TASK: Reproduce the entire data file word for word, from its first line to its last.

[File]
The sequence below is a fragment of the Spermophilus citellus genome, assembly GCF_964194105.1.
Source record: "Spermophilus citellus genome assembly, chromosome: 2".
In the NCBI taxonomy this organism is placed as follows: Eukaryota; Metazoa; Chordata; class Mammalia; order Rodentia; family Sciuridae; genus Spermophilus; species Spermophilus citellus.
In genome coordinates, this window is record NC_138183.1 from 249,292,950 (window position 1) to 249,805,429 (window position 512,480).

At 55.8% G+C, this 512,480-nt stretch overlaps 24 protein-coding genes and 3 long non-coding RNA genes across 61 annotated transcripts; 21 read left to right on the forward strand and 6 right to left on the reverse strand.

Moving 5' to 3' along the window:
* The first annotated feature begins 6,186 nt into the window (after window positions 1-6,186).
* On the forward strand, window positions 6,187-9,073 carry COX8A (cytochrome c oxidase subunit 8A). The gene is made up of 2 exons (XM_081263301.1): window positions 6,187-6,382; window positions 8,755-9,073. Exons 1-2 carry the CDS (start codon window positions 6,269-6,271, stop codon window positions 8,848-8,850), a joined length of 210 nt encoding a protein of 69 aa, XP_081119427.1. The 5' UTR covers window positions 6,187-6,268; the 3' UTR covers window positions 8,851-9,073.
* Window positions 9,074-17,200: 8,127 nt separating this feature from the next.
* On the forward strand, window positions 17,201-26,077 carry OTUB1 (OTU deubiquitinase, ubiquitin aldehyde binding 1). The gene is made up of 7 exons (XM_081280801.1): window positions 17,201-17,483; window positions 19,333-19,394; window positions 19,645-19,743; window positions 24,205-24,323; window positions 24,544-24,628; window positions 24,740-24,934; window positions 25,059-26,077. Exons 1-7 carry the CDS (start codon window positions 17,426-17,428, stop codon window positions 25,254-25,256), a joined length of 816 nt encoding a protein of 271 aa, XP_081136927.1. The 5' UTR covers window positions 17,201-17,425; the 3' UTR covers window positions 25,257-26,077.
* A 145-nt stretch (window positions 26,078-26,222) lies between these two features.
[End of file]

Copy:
The sequence below is a fragment of the Spermophilus citellus genome, assembly GCF_964194105.1.
Source record: "Spermophilus citellus genome assembly, chromosome: 2".
In the NCBI taxonomy this organism is placed as follows: Eukaryota; Metazoa; Chordata; class Mammalia; order Rodentia; family Sciuridae; genus Spermophilus; species Spermophilus citellus.
In genome coordinates, this window is record NC_138183.1 from 249,292,950 (window position 1) to 249,805,429 (window position 512,480).

At 55.8% G+C, this 512,480-nt stretch overlaps 24 protein-coding genes and 3 long non-coding RNA genes across 61 annotated transcripts; 21 read left to right on the forward strand and 6 right to left on the reverse strand.

Moving 5' to 3' along the window:
* The first annotated feature begins 6,186 nt into the window (after window positions 1-6,186).
* On the forward strand, window positions 6,187-9,073 carry COX8A (cytochrome c oxidase subunit 8A). The gene is made up of 2 exons (XM_081263301.1): window positions 6,187-6,382; window positions 8,755-9,073. Exons 1-2 carry the CDS (start codon window positions 6,269-6,271, stop codon window positions 8,848-8,850), a joined length of 210 nt encoding a protein of 69 aa, XP_081119427.1. The 5' UTR covers window positions 6,187-6,268; the 3' UTR covers window positions 8,851-9,073.
* Window positions 9,074-17,200: 8,127 nt separating this feature from the next.
* On the forward strand, window positions 17,201-26,077 carry OTUB1 (OTU deubiquitinase, ubiquitin aldehyde binding 1). The gene is made up of 7 exons (XM_081280801.1): window positions 17,201-17,483; window positions 19,333-19,394; window positions 19,645-19,743; window positions 24,205-24,323; window positions 24,544-24,628; window positions 24,740-24,934; window positions 25,059-26,077. Exons 1-7 carry the CDS (start codon window positions 17,426-17,428, stop codon window positions 25,254-25,256), a joined length of 816 nt encoding a protein of 271 aa, XP_081136927.1. The 5' UTR covers window positions 17,201-17,425; the 3' UTR covers window positions 25,257-26,077.
* A 145-nt stretch (window positions 26,078-26,222) lies between these two features.